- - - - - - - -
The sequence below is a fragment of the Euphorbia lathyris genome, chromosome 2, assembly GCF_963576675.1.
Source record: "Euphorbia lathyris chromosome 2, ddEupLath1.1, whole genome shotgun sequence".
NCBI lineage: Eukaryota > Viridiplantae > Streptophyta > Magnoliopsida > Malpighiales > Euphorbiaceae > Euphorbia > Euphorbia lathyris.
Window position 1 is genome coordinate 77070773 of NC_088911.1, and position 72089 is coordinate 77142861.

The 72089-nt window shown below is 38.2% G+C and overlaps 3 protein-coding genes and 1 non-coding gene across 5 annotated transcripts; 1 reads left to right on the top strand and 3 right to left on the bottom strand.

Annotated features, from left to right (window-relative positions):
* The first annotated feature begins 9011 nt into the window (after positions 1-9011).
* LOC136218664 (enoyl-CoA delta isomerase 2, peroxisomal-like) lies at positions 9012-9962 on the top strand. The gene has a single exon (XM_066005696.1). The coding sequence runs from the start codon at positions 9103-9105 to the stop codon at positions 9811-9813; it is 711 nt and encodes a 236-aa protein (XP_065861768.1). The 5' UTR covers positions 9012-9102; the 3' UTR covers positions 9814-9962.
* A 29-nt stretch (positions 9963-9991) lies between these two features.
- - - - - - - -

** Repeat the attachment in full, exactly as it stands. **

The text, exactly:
The sequence below is a fragment of the Euphorbia lathyris genome, chromosome 2, assembly GCF_963576675.1.
Source record: "Euphorbia lathyris chromosome 2, ddEupLath1.1, whole genome shotgun sequence".
NCBI lineage: Eukaryota > Viridiplantae > Streptophyta > Magnoliopsida > Malpighiales > Euphorbiaceae > Euphorbia > Euphorbia lathyris.
Window position 1 is genome coordinate 77070773 of NC_088911.1, and position 72089 is coordinate 77142861.

The 72089-nt window shown below is 38.2% G+C and overlaps 3 protein-coding genes and 1 non-coding gene across 5 annotated transcripts; 1 reads left to right on the top strand and 3 right to left on the bottom strand.

Annotated features, from left to right (window-relative positions):
* The first annotated feature begins 9011 nt into the window (after positions 1-9011).
* LOC136218664 (enoyl-CoA delta isomerase 2, peroxisomal-like) lies at positions 9012-9962 on the top strand. The gene has a single exon (XM_066005696.1). The coding sequence runs from the start codon at positions 9103-9105 to the stop codon at positions 9811-9813; it is 711 nt and encodes a 236-aa protein (XP_065861768.1). The 5' UTR covers positions 9012-9102; the 3' UTR covers positions 9814-9962.
* A 29-nt stretch (positions 9963-9991) lies between these two features.